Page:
From Publishers Weekly
Two-time Booker-winner Carey (Oscar and Lucinda
and True History of the Kelly Gang
) returns with a magnificent high-stakes art heist wrapped around a fraternal saga. Butcher Boone is an all-id all-the-time Australian painter of enormous talent and renown. Now divorced and bankrupted by his former wife, who tired of his excesses, Butcher has been reduced to caretaking a remote estate for his largest collector. And since the deaths of his working-class parents, he has also been saddled with his beloved, bedeviling brother, Hugh, who, like Butcher, has a primarily pugilistic relationship with the world. One rain-flooded night, a chic young woman knocks on their door, having lost her way. She is Marlene, wife of Olivier Leibovitz, son and heir to an early 20th-century master. Soon the brothers are embroiled in an international crime investigation that eventually comprises forgery, vast sums of money and murder. None of this, however, distracts Butcher from his overpowering love affair with Marlene, which threatens to leave Hugh stranded in an unforgiving world. Scenes in Australia, Japan and New York feature unique forms of fleecing, but setting and action are icing on the emotional core of Carey's newest masterwork. 75,000 announced first printing. (May 12)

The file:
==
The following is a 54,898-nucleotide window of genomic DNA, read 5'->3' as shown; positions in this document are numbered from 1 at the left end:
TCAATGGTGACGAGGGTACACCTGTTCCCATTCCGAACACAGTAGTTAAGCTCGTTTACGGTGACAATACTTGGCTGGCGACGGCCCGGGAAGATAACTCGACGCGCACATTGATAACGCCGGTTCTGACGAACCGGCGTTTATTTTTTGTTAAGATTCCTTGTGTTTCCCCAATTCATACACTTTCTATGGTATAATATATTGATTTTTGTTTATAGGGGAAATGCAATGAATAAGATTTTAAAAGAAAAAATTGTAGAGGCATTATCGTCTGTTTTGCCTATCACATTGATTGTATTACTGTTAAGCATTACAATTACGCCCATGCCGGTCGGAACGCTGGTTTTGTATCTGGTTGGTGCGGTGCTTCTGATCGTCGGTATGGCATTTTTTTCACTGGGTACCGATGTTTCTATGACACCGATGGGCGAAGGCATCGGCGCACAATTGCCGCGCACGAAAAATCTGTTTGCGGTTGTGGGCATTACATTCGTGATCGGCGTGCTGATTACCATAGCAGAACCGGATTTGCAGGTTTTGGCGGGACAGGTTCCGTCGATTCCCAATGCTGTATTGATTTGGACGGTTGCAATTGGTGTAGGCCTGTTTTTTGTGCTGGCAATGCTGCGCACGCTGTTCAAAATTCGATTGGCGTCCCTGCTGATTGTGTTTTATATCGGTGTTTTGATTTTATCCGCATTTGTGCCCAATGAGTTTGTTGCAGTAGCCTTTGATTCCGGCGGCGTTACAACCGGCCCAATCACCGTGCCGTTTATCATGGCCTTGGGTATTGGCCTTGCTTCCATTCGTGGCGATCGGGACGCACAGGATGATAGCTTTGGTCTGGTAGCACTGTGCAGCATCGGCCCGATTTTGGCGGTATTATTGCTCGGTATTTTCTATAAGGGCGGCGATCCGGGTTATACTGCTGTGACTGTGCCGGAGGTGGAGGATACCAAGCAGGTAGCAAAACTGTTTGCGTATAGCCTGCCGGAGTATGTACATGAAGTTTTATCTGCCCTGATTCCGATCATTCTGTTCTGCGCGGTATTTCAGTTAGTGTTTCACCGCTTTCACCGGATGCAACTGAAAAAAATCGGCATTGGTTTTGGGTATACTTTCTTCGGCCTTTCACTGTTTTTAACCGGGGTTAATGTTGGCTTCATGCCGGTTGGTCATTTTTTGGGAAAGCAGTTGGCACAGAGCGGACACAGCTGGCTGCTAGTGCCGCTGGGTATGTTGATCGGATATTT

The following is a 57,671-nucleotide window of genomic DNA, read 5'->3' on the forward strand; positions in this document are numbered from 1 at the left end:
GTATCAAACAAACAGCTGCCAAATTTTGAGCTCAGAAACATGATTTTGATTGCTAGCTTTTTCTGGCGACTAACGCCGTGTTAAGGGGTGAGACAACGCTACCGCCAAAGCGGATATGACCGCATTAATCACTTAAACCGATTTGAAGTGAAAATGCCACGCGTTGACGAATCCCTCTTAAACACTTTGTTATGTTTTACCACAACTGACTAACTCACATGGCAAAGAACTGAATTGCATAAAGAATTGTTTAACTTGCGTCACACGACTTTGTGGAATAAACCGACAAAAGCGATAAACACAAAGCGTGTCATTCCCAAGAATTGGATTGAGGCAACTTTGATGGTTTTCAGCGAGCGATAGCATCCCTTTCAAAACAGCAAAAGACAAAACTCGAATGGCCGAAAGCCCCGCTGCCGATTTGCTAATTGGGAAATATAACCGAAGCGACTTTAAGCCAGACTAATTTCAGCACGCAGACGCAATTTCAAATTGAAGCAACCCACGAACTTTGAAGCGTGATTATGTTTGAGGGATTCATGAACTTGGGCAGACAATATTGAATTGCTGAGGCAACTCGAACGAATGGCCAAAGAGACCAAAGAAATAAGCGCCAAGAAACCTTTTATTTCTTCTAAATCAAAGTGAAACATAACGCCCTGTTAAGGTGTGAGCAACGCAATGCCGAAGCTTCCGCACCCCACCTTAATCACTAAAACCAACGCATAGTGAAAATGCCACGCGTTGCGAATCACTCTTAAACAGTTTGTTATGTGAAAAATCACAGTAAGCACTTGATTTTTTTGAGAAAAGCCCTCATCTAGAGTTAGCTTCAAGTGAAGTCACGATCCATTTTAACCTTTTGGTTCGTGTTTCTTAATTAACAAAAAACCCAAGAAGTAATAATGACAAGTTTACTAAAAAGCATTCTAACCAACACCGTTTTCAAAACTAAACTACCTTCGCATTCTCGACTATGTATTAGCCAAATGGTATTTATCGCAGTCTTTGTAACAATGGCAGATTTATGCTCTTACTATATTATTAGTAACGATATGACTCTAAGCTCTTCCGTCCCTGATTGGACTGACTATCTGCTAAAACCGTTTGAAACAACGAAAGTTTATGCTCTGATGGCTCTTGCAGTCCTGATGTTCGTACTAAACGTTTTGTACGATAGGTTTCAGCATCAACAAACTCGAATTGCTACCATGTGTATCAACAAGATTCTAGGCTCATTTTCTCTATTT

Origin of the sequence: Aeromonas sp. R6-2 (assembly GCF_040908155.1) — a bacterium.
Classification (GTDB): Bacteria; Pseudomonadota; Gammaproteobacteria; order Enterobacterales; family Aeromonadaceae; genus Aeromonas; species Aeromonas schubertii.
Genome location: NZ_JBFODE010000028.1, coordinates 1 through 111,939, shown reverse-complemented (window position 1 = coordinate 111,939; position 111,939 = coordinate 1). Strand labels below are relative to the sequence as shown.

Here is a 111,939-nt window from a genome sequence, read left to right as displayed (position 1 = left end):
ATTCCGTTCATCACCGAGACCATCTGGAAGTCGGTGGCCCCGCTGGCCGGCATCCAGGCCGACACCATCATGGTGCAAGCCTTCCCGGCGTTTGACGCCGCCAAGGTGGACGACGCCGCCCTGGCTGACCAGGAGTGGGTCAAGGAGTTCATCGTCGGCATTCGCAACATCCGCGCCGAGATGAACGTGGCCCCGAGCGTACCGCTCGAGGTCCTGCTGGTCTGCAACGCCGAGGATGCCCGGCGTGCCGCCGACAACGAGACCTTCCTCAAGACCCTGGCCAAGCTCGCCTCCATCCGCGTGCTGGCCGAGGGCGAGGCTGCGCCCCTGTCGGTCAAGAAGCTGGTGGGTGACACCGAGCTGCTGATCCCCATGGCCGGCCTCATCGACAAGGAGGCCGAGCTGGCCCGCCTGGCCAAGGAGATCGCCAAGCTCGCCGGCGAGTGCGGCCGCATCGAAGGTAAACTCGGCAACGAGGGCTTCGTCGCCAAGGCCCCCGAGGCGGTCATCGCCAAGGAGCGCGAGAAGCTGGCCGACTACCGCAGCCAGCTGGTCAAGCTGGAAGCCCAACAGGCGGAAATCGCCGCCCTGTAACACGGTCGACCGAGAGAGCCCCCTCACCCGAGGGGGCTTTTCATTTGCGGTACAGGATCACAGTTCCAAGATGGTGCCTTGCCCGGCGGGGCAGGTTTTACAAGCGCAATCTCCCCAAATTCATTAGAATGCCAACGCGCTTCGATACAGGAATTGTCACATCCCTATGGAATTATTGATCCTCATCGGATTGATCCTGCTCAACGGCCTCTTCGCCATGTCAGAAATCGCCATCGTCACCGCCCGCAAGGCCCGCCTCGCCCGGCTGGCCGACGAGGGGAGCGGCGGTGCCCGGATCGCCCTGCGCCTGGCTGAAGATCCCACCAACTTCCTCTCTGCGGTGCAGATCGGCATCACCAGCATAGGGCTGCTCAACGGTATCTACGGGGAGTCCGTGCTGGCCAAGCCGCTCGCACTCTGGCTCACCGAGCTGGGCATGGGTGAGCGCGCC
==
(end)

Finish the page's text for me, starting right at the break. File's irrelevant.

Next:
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While it may not reach the aesthetic heights of his Booker Prize?winning novels Oscar and Lucinda
and The True History of the Kelly Gang
, Peter Carey's new work is no fraud. His masterful use of voice is present here in the alternating (if unreliable) narration of Michael and his brother Hugh. For all the accomplished circuitousness of his plot and "jewel-encrusted prose" (Esquire
), especially that focused on the painting process, the real strength of the novel lies in the relationship between the Boone brothers. In fact, many reviewers feel the thriller premise distracts Carey from his strengths.
Copyright © 2004 Phillips & Nelson Media, Inc.